I can’t speak for all mothers. Just me and my newest mommy mentor/friend (“Why make happy children happier?”) from across the street. We spoke about our secret wish in hushed tones at a birthday party last night over some really good beer.
We want to be alone.
It’s not that we don’t love our kids or relish the homemade gifts we will be showered with tomorrow morning (before we would actually rise on our fantasy Mother’s Day). We do. Very much. It will warm the cockles of our hearts. We will be touched.
But the Mother’s Day brunch…the trips to the playground, the shore, the museum…or whatever we…you…have planned that day will still be work. There will still be bodies to wash, mouths to feed, diapers to change, sunscreen to apply, clothes to don, wills to battle, books to be read, car seats to be fastened (and unfastened and fastened and unfastened again).
It might appear to the untrained eye that we do get breaks—naps, evenings, an hour here and there while our husbands or babysitters or parents are pinch hitting for us. But these breaks are either teases, a few stolen moments infused with the anxiety of getting stuff done and getting back on time, or marred by exhaustion. Case in point: I went to sleep at 9 pm last night.
This is what mother’s day would look like, if I ran the world:
Kevin and I would swap bedrooms (see Nothing to Be Ashamed Of) so that he woke to the sound of her voice in the morning, and I woke whenever my circadian rhythms dictated. I would take a shower. A long, hot shower. I would blow dry my hair. I might even put on a little mascara. I would come down to breakfast where Sophia and Kevin would be curled up on the couch reading with each other. Sophia would be changed, dressed, fed and content. They would both kiss me goodbye on my way out the door.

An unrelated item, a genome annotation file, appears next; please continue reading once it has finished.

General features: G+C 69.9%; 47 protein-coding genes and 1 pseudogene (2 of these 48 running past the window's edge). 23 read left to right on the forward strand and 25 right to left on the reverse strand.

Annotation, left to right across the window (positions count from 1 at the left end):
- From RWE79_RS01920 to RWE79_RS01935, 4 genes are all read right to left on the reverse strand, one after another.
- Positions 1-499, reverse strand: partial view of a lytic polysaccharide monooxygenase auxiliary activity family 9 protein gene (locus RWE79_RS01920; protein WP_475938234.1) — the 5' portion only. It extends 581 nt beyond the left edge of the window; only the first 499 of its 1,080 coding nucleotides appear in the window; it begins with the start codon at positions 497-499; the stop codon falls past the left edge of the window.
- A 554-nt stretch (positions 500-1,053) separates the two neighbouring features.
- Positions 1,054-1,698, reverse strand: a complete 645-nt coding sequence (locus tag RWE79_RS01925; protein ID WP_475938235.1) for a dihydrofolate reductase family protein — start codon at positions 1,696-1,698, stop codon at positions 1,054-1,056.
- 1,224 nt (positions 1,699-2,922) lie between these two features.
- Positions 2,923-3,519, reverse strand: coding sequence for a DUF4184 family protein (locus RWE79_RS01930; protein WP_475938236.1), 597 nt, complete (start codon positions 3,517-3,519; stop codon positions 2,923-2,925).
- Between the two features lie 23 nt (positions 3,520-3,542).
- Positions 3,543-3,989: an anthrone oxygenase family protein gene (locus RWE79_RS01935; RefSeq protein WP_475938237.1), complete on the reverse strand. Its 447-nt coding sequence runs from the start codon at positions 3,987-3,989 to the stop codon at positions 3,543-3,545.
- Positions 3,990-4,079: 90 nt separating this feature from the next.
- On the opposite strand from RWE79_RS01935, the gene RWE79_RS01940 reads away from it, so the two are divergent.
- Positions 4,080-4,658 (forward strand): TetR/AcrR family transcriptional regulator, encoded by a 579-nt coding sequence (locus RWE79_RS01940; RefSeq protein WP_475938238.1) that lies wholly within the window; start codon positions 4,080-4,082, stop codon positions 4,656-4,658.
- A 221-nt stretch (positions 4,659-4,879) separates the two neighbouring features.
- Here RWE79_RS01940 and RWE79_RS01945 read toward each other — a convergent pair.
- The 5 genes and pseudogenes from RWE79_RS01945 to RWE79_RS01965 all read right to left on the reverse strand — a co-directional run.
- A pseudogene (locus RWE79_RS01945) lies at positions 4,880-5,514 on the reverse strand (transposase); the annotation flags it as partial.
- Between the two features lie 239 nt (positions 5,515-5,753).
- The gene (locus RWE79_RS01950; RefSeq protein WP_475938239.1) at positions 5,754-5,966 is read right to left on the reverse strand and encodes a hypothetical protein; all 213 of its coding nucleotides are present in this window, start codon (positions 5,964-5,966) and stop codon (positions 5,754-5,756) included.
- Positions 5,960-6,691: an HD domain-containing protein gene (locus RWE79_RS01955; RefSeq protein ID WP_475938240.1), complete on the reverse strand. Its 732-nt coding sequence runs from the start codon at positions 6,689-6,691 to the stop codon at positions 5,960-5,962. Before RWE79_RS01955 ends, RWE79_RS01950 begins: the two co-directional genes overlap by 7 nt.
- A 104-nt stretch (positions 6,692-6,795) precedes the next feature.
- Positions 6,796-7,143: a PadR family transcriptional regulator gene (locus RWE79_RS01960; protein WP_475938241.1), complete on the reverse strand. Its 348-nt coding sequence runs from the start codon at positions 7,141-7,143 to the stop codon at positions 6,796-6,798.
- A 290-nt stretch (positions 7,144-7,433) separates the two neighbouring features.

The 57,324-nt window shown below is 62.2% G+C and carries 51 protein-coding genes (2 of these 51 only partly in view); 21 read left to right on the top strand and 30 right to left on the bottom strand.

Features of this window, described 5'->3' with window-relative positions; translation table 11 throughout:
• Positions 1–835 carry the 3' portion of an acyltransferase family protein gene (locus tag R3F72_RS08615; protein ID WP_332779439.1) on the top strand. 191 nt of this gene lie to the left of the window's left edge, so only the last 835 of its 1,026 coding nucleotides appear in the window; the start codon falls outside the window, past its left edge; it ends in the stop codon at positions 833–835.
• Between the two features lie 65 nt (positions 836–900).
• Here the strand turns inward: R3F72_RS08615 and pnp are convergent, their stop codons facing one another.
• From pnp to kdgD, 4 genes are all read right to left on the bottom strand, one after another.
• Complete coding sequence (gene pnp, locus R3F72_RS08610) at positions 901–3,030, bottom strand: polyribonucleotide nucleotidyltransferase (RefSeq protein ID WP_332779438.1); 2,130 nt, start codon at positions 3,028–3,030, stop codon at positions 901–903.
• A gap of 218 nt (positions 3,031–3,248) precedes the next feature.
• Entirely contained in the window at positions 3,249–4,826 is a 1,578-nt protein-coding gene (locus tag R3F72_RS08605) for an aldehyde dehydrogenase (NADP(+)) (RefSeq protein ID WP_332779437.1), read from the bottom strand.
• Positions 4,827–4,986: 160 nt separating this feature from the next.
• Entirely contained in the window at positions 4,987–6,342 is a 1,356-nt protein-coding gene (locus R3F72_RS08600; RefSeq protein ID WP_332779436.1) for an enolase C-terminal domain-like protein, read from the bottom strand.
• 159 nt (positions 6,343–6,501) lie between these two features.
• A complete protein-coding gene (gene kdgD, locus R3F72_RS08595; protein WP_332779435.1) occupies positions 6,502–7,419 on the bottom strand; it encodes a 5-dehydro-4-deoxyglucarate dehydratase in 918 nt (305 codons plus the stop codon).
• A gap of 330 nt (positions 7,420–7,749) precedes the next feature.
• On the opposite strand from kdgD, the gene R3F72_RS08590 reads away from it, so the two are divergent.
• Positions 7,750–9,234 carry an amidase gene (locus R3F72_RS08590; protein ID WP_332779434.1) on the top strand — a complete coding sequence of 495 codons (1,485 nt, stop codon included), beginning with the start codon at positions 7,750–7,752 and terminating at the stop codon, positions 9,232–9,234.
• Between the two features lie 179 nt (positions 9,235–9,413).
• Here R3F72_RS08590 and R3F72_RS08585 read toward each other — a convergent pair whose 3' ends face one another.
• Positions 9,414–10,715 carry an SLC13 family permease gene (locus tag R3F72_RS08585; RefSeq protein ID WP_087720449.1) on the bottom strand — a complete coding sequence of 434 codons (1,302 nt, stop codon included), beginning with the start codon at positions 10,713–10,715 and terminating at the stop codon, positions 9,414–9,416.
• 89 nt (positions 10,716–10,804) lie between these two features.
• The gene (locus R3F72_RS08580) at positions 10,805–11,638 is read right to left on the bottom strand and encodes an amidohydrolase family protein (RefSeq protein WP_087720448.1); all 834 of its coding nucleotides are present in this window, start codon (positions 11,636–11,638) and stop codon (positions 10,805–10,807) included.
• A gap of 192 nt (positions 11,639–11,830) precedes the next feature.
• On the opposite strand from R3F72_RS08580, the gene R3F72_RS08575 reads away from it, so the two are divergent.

And then—I can’t believe this—I’m drawing a blank. What is wrong with me? In my fantasy, I’m standing on my front porch, thinking, “Where am going without Sophia?” Wait. That’s my guilt talking. There is no guilt allowed in this fantasy.
And then, I’m out the door, the whole wide world around me, a whole day before me, with nothing that has to be done. The day is perfect. I hop into my car and drive fast. Much faster than I ever would if I had Sophie in tow. I drive to the ocean and swim in it. I run along the beach. I read a book. I eat too much ice cream. I watch the sun set and the stars come out. One speeds across the sky. I make a wish that will come true.
I jump back into my car and drive back home to my family, not with a sense of obligation or duty, but with joyful anticipation.
They are waiting for me. They have missed me. They are happy and have survived my disappearance without incident. Mother’s day is over, and I am ready to be a mother again.